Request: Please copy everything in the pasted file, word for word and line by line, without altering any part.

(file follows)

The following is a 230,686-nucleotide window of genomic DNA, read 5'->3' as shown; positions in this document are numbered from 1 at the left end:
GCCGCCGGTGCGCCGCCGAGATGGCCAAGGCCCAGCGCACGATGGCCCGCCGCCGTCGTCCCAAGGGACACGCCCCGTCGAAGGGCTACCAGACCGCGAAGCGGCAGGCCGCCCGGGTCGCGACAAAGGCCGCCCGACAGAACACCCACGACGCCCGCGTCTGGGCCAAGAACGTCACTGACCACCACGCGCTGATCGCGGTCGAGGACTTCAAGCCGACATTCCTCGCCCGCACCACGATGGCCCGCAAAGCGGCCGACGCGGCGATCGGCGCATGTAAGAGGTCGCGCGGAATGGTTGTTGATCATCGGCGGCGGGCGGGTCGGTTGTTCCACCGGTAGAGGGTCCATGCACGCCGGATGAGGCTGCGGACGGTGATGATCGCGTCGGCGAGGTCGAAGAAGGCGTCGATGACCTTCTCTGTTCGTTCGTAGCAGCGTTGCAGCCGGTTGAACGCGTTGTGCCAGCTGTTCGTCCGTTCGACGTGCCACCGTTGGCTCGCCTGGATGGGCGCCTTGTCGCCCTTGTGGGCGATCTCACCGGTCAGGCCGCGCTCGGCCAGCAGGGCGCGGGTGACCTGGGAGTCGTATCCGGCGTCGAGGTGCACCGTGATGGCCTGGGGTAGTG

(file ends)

The following is a 230,686-nucleotide window of genomic DNA, read 5'->3' as shown; positions in this document are numbered from 1 at the left end:
GCCGCCGGTGCGCCGCCGAGATGGCCAAGGCCCAGCGCACGATGGCCCGCCGCCGTCGTCCCAAGGGACACGCCCCGTCGAAGGGCTACCAGACCGCGAAGCGGCAGGCCGCCCGGGTCGCGACAAAGGCCGCCCGACAGAACACCCACGACGCCCGCGTCTGGGCCAAGAACGTCACTGACCACCACGCGCTGATCGCGGTCGAGGACTTCAAGCCGACATTCCTCGCCCGCACCACGATGGCCCGCAAAGCGGCCGACGCGGCGATCGGCGCATGTAAGAGGTCGCGCGGAATGGTTGTTGATCATCGGCGGCGGGCGGGTCGGTTGTTCCACCGGTAGAGGGTCCATGCACGCCGGATGAGGCTGCGGACGGTGATGATCGCGTCGGCGAGGTCGAAGAAGGCGTCGATGACCTTCTCTGTTCGTTCGTAGCAGCGTTGCAGCCGGTTGAACGCGTTGTGCCAGCTGTTCGTCCGTTCGACGTGCCACCGTTGGCTCGCCTGGATGGGCGCCTTGTCGCCCTTGTGGGCGATCTCACCGGTCAGGCCGCGCTCGGCCAGCAGGGCGCGGGTGACCTGGGAGTCGTATCCGGCGTCGAGGTGCACCGTGATGGCCTGGGGTAGTG